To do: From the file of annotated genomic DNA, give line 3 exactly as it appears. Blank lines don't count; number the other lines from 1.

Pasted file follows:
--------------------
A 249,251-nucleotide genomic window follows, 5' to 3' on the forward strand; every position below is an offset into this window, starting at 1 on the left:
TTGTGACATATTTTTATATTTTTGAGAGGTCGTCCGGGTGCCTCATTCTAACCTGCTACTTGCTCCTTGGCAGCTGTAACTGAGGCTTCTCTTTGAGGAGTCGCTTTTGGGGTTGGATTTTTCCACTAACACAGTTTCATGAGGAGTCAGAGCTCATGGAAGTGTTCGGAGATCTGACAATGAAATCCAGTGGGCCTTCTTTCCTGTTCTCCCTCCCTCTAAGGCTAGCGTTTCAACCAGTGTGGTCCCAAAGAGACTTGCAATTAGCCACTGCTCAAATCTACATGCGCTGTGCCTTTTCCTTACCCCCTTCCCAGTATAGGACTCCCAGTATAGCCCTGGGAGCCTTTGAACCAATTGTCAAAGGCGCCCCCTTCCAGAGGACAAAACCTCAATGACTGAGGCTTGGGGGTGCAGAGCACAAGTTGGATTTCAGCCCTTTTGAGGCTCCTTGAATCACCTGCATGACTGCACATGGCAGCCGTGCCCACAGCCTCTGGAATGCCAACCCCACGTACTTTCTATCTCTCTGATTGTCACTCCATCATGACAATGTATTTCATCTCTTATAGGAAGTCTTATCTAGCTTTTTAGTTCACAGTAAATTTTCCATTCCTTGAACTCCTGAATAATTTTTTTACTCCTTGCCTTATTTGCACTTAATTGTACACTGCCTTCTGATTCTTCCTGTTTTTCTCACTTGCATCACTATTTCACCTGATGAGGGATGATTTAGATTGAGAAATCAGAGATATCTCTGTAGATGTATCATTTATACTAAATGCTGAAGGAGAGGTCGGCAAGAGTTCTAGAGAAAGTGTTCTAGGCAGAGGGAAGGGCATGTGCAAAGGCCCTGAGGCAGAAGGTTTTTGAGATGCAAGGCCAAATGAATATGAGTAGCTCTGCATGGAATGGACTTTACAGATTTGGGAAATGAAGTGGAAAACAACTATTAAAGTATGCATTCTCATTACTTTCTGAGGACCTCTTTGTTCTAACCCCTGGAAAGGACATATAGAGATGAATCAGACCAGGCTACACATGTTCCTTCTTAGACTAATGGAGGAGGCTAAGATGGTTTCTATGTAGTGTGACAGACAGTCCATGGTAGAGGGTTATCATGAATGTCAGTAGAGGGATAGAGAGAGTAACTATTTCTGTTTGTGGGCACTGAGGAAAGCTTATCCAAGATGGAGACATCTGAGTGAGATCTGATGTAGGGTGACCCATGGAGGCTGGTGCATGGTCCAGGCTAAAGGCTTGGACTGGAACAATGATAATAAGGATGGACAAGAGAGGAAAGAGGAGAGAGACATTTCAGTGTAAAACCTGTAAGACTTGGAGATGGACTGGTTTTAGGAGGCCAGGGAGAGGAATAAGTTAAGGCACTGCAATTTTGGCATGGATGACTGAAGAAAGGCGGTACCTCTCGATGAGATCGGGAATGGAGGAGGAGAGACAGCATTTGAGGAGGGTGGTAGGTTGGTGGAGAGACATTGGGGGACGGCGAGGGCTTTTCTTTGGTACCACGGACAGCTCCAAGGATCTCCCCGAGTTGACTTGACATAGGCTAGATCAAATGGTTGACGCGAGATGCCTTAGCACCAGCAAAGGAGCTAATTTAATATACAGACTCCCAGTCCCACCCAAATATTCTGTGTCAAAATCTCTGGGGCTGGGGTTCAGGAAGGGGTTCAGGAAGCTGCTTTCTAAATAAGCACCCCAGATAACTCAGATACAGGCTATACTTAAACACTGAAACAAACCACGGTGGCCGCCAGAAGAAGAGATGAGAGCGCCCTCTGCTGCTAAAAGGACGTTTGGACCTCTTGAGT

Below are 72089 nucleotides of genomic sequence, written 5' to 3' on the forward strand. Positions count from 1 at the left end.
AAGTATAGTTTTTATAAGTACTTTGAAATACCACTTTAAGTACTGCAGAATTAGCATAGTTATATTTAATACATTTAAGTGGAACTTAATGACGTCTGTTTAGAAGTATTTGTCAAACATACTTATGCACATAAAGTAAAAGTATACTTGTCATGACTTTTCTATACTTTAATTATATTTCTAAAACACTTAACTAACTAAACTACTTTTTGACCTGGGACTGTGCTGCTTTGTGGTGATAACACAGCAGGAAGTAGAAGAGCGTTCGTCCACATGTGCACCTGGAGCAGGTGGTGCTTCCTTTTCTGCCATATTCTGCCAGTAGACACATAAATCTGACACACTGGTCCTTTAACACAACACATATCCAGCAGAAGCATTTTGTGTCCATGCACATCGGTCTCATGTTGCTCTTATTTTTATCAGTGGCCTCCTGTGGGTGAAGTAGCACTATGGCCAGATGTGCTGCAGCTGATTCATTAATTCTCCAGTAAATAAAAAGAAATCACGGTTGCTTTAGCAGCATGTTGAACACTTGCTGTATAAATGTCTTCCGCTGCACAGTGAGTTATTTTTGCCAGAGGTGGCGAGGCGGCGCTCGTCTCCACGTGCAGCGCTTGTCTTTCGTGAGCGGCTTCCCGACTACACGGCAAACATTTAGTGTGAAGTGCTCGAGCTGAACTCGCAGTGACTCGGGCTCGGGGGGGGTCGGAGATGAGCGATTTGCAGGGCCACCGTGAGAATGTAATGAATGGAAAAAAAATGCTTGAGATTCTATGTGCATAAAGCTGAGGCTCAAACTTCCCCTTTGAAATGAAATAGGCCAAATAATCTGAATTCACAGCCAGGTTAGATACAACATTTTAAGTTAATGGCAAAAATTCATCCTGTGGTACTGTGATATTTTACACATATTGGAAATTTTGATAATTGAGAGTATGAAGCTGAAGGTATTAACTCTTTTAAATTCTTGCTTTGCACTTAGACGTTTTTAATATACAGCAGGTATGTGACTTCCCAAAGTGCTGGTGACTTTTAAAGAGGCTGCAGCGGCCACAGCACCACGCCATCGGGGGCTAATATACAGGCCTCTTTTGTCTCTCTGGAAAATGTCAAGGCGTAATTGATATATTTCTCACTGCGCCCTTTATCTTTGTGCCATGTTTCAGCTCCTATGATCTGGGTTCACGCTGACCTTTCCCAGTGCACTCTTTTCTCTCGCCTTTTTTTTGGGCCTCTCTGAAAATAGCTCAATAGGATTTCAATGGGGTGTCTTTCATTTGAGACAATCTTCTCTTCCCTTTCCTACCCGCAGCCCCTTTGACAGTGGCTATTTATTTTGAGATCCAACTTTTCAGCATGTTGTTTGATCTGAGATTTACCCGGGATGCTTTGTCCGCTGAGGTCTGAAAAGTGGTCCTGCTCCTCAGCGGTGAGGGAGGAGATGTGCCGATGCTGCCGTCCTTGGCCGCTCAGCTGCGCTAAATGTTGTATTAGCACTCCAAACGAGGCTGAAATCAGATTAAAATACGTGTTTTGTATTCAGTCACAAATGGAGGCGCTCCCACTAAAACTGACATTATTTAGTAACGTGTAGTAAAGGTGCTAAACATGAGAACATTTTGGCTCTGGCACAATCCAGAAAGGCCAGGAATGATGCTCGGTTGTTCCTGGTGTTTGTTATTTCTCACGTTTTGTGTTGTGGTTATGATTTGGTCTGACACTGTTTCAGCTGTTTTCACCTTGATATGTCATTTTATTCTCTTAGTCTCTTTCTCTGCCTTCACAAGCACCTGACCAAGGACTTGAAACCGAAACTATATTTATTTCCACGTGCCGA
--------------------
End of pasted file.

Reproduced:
Below are 72089 nucleotides of genomic sequence, written 5' to 3' on the forward strand. Positions count from 1 at the left end.